To support the analysis of this paper, we consider the BM concept as an activity system and adopt the definition by Amit and Zott (2001, p. 511) in that “a BM depicts the content, structure, and governance of transactions designed so as to create value through the exploitation of business opportunities”. On the one hand, value creation can be achieved with either economic or social objectives (Seelos & Mair, 2007; Thompson & MacMillan, 2010). On the other hand, value creation encompasses business and industry boundaries (Amit & Zott, 2001) where BMs can also be “struc- tured by configuring the capabilities of two organizations into an alliance that is able to achieve several strategic objectives concurrently” (Seelos & Mair, 2007, p. 53).

In this context, a social BM comprises both, a social and an economic profit equation that are linked to social or environmental objectives. Whereas building a social BM is characterized by several particularities, such as stakeholder orientation, embedding a social goal (Yunus et al., 2010) or measuring social value (Pfitzer et al., 2013), common to configuring all BMs is the process of innovation, experimentation and cooperation (Yunus et al., 2010). Especially the last aspect, partnerships, has been of great relevance not only for building competitive advantage through resource complementarity (Dyer & Singh, 1998), but also for MNEs entering BOP markets and local CSOs (Brugmann & Prahalad, 2007; Seelos & Mair, 2007). In this regard, ‘co-creational’ and collaborative BMs try to address the distinct challenges of BOP markets (Dahan et al., 2010; Pfitzer et al., 2013; Prahalad & Ramaswamy, 2004).

2.4 Social alliances

According to Varadarajan and Cunningham (1995, p. 283), strategic alliances “entail the pooling of skills and resources by the alliance partners, in order to achieve one or more goals linked to the strategic objectives of the cooperating firms”. In gen- eral, this form of cooperation enables partners to co-develop products, share risk and resources, gain tacit knowledge and overcome market entry barriers (Gulati, 1998; Hitt et al., 2000). Therefore, alliances between corporations have become an im- portant tool for interorganizational cooperative strategies (Das & Teng, 2000).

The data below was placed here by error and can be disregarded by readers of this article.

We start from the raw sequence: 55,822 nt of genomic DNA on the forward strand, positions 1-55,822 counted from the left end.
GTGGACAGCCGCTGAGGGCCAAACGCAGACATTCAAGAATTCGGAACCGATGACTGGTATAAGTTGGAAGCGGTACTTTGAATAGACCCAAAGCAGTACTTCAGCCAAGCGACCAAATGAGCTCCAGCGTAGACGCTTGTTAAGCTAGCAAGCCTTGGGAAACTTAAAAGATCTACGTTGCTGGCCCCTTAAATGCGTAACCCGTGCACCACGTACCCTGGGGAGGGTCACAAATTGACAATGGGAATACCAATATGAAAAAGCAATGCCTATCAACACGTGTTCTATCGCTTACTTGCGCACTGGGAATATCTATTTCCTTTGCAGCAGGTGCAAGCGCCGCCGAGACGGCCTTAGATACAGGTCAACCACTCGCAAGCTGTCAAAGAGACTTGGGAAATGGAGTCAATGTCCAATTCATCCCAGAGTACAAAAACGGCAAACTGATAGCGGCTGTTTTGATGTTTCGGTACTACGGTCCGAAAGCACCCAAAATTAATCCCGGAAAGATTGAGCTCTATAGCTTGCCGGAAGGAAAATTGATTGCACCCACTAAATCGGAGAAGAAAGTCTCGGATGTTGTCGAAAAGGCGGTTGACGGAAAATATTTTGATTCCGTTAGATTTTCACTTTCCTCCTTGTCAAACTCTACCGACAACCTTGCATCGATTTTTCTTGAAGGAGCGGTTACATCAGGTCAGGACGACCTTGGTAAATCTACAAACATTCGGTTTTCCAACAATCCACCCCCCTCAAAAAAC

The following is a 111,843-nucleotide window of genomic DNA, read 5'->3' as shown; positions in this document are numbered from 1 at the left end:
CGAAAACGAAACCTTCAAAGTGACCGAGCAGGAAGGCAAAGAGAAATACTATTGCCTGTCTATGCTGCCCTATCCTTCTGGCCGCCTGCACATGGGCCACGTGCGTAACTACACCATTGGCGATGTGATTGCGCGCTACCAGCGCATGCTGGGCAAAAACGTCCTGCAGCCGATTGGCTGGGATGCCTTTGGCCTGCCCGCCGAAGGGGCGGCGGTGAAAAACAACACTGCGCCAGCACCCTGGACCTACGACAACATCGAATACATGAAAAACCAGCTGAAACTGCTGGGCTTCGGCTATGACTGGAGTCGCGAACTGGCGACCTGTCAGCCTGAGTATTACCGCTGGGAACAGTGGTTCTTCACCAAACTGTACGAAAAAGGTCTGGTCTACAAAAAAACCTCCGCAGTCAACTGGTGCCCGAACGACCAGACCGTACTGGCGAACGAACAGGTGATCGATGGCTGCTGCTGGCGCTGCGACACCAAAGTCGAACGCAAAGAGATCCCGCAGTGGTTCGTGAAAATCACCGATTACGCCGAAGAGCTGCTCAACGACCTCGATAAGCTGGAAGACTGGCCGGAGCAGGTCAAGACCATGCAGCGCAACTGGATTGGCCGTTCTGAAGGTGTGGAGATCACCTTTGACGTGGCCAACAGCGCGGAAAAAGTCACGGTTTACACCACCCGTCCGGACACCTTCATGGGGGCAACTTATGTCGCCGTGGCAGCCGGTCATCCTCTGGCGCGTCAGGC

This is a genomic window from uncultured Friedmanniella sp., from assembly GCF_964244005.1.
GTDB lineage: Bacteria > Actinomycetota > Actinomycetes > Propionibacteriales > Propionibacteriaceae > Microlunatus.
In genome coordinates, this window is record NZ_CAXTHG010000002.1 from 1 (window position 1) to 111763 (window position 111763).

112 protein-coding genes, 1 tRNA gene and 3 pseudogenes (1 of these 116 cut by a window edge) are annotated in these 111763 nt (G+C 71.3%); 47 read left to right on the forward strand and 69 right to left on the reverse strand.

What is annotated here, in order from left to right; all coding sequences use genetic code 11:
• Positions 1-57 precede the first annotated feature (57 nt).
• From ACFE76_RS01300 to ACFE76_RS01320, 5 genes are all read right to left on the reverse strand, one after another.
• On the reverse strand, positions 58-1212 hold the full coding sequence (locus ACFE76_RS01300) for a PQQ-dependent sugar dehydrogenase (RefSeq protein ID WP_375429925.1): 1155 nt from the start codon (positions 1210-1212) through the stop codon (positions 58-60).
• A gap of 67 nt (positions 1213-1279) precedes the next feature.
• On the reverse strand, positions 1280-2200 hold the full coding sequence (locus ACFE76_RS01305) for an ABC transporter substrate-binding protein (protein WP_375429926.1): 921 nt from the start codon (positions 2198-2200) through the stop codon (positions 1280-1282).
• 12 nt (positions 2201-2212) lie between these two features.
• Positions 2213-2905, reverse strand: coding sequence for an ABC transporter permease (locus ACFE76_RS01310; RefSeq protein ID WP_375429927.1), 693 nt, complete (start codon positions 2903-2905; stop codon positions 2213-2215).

Moreover, the concept of corporate social responsibility increasingly exposes MNEs to fulfill social requirements, such as human rights policies or safe working conditions (McWilliams & Siegel, 2001). Hence, corporations consider partnerships with social organizations in order to address the social impact on their strategic objectives (Rondinelli & London, 2003).

However, as the research field of social alliances is new and evolving, Selsky & Parker (2005) note that the terminology for this kind of collaboration varies and includes social partnerships (Nelson & Zadek, 2000; Waddock, 1991; Warner & Sullivan, 2004), social alliances (Berger et al., 2004), and cross-sector relationships (London et al., 2006; Wymer & Samu, 2003). We adopt the term social alliances of Berger et al. (2004) defining the sum of all voluntary collaborative efforts of actors from multiple sectors in order to solve a social issue by serving their own strategic objectives (Selsky & Parker, 2005; Waddock, 1991).

In addition to the aspects of strategic alliances, social alliances include two dis- tinctive characteristics. First, they consist of at least one CSO partner and second, they pursue non-economic objectives, which focus on improving social welfare (Berger et al., 2004; Drumwright, 1994). Even though objectives, cultures and operat- ing styles of social and corporate organizations are different (Rondinelli & London, 2003; Sagawa & Segal, 2000), the complementary strengths of the partners enables them to tackle complex problems, which could not be solved by organizations in one sector separately (Bryson et al., 2006; Drayton & Budinich, 2010; Waddock, 1991). Hence, social alliances have high strategic relevance for addressing key organization- al challenges in BOP markets (London et al., 2006; Wymer & Samu, 2003).

3 Organizational drivers for social alliance formation

In this chapter we first frame the BOP market context for corporate and social organizations. In the next step, we review social alliance drivers from the MNE and CSO perspective by identifying the organizational constraints that inhibit each organ- izational form from penetrating BOP markets successfully without partnerships.

3.1 The BOP market context